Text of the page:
What Are the Rules of Mandalorian Armor?
As the series regularly reminds us, Beskar metal is one of the most prized substances in the Star Wars universe. It’s incredibly strong, especially when forged into armor by Mandalorian blacksmiths. It’s capable of deflecting blaster bolts and blunt force impact that would otherwise kill the wearer. It’s even resistant to lightsaber strikes – the main reason the Mandalorians were so successful in waging war on the Jedi in the early days of the Old Republic. The fact that Mandalore itself perhaps remains enslaved by a remnant of the Empire during this period and most of its warriors have gone into hiding has ensured Beskar is more elusive and valuable than ever.
Unsurprisingly, Mandalorians are extremely protective of Beskar, even among their own culture. A Mandalorian warrior must earn their armor piece by piece, just as Din Djarin did over the course of Season 1. Being a true Mandalorian has little to do with being born into the right family. It’s all about upholding the customs. That’s why Mando is so upset at the sight of an outsider like Cobb Vanth wearing Beskar armor in “The Marshal.” It’s an affront to his culture and heritage to see a non-Mandalorian wearing Beskar. The fact that Cobb purchased the armor rather than winning it in battle makes it even worse. Mandalorian custom demands that Din reclaim the armor for his own people.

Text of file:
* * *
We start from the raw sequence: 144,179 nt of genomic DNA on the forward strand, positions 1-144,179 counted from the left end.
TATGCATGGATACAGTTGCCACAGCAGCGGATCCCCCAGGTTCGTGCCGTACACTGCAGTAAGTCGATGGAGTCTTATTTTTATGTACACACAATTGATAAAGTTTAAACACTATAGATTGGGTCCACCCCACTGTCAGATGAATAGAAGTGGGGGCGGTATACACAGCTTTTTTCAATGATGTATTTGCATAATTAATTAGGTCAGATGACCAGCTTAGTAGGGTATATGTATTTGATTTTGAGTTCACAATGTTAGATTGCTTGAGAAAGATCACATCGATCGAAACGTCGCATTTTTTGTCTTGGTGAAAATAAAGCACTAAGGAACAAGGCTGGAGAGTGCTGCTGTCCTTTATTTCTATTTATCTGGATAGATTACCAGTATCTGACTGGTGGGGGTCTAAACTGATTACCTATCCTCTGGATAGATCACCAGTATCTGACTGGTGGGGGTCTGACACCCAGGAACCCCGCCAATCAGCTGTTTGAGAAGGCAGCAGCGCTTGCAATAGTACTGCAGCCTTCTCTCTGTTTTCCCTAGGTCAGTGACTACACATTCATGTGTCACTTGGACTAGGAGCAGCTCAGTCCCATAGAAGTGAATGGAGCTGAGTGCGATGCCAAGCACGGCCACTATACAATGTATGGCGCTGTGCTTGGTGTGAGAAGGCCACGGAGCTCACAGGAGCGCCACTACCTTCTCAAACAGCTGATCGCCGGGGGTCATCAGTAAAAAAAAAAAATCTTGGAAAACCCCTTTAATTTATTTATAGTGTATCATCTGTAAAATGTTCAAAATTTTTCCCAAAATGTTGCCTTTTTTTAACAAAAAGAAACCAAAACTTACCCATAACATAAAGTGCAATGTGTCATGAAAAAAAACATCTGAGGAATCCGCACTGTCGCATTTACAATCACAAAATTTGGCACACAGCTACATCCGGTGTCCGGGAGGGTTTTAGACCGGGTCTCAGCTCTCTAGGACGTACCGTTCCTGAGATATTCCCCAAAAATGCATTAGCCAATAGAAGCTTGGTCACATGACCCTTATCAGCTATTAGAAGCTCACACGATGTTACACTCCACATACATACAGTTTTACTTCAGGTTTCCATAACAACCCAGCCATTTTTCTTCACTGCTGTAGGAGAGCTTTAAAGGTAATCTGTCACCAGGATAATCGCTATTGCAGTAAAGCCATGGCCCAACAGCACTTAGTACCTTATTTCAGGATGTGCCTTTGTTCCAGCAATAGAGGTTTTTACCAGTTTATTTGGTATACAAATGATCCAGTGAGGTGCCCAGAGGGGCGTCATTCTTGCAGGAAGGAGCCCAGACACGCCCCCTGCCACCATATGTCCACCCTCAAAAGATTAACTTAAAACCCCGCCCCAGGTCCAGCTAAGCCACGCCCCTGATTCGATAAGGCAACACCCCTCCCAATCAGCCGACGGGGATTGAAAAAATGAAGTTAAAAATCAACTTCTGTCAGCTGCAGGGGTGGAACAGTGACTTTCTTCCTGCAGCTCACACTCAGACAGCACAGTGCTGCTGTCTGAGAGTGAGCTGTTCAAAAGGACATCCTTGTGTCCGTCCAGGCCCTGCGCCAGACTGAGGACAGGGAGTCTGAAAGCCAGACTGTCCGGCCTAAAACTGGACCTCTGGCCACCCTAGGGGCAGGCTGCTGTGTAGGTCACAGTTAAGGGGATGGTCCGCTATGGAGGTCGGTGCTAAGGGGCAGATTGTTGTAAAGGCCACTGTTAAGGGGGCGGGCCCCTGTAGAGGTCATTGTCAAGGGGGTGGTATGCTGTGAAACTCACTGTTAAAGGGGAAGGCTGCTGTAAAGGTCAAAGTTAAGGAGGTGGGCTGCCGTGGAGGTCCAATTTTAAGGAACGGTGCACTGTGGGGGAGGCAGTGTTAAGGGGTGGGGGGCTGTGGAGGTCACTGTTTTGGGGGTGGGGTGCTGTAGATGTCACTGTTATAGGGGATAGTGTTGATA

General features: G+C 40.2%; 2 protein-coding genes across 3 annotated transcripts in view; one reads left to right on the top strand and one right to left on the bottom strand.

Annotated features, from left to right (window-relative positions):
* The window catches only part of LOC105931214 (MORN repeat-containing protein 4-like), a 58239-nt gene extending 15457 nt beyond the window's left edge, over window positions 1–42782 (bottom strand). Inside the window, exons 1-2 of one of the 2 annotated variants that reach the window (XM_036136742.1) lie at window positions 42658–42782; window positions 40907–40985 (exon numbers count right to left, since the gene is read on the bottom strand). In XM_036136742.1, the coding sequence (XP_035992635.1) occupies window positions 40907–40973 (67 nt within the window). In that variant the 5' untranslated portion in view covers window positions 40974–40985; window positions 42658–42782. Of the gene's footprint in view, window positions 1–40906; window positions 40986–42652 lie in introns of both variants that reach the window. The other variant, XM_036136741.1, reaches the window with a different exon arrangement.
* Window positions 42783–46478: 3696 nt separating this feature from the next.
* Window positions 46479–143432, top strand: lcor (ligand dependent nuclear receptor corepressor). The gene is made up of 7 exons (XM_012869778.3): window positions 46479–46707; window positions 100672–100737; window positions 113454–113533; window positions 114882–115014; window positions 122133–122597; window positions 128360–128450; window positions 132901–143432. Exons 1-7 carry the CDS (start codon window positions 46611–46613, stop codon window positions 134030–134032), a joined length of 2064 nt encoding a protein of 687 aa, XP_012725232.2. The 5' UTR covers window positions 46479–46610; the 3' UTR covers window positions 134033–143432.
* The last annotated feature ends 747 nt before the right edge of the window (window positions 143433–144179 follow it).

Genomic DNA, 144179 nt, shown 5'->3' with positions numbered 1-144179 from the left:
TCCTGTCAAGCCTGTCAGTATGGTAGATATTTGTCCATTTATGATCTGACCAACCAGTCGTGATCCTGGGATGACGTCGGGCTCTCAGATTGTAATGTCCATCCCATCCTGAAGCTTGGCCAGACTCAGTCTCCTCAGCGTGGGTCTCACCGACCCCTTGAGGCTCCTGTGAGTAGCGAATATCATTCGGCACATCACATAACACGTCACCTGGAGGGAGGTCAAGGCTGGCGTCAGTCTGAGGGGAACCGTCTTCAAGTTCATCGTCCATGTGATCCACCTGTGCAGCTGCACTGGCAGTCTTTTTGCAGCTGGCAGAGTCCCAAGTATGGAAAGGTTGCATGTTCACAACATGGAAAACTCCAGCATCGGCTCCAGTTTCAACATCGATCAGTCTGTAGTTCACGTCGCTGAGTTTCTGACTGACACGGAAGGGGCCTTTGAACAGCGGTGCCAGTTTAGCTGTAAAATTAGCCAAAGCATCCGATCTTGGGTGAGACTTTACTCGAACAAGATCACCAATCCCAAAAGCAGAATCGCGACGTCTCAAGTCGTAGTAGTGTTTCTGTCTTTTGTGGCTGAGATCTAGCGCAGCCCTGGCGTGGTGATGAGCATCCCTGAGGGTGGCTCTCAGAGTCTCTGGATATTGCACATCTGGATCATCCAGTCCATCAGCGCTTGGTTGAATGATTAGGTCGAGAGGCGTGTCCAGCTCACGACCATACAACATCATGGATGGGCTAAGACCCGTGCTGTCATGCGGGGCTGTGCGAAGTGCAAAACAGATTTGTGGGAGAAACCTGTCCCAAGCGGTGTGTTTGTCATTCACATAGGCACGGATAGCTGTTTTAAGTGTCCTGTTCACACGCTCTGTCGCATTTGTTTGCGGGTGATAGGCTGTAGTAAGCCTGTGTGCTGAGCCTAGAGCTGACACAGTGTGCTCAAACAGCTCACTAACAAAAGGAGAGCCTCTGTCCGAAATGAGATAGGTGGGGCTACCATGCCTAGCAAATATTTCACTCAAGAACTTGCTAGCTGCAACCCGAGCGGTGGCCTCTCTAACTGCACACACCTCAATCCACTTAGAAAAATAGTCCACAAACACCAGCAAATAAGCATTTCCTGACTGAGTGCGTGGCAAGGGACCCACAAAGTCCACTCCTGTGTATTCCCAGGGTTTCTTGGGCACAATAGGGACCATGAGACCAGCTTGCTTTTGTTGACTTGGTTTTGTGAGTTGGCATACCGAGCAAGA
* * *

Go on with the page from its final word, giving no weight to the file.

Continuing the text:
Is Boba Fett a Mandalorian?
The fact that Cobb Vanth’s armor is the same suit once worn by Boba Fett makes matters even more complicated. Even though Boba Fett was the first exposure Star Wars fans had to the culture and weapons of Mandalore, neither he nor his father Jango are actually Mandalorians. In fact, Jango Fett was officially disavowed by the Mandalorian people, who view him as nothing more than a mercenary who conned his way into wearing a Beskar suit. Given that he shares his father’s blood (and is a clone of Jango) and inherited many of his tools and weapons, Boba Fett is also persona non grata to all true Mandalorians.
Din is surely unaware of the history behind the armor he now safeguards, but it will be interesting to see how he reacts when and if he learns the full story of its owner. Will he allow Boba Fett to reclaim his property, or will Fett’s status as a Mandalorian impostor put the two characters at odds? Given that Fett apparently discarded his armor after escaping the Sarlaac and never returned for it, we have to question whether he actually wants it back in the first place. That iconic suit may pass to another Star Wars character in Season 2 – someone willing to earn the Beskar in a way Jango and Boba never did.
Is That Really Boba Fett?
“The Marshal” ends with a cameo we’ve all been expecting since news first broke that Temuera Morrison is returning to play Boba Fett. That appears to be Fett roaming the wastes of Tatooine, though dressed in what looks like the robes of a Tusken Raider rather than his familiar armor. He’s even seen carrying the trademark gaffi stick and rifle of the Sand People, bringing to mind past depictions of Obi-Wan Kenobi’s time as a Tatooine-bound nomad.
While that’s clearly Morrison in the final shot, we can’t be 100% sure this is Boba Fett. After all, Fett once had millions of clone “uncles” who formed the backbone of the Grand Army of the Republic during the Clone Wars. It’s not impossible that this could actually be Captain Rex or another ex-Clonetrooper who’s managed to outlive the Empire.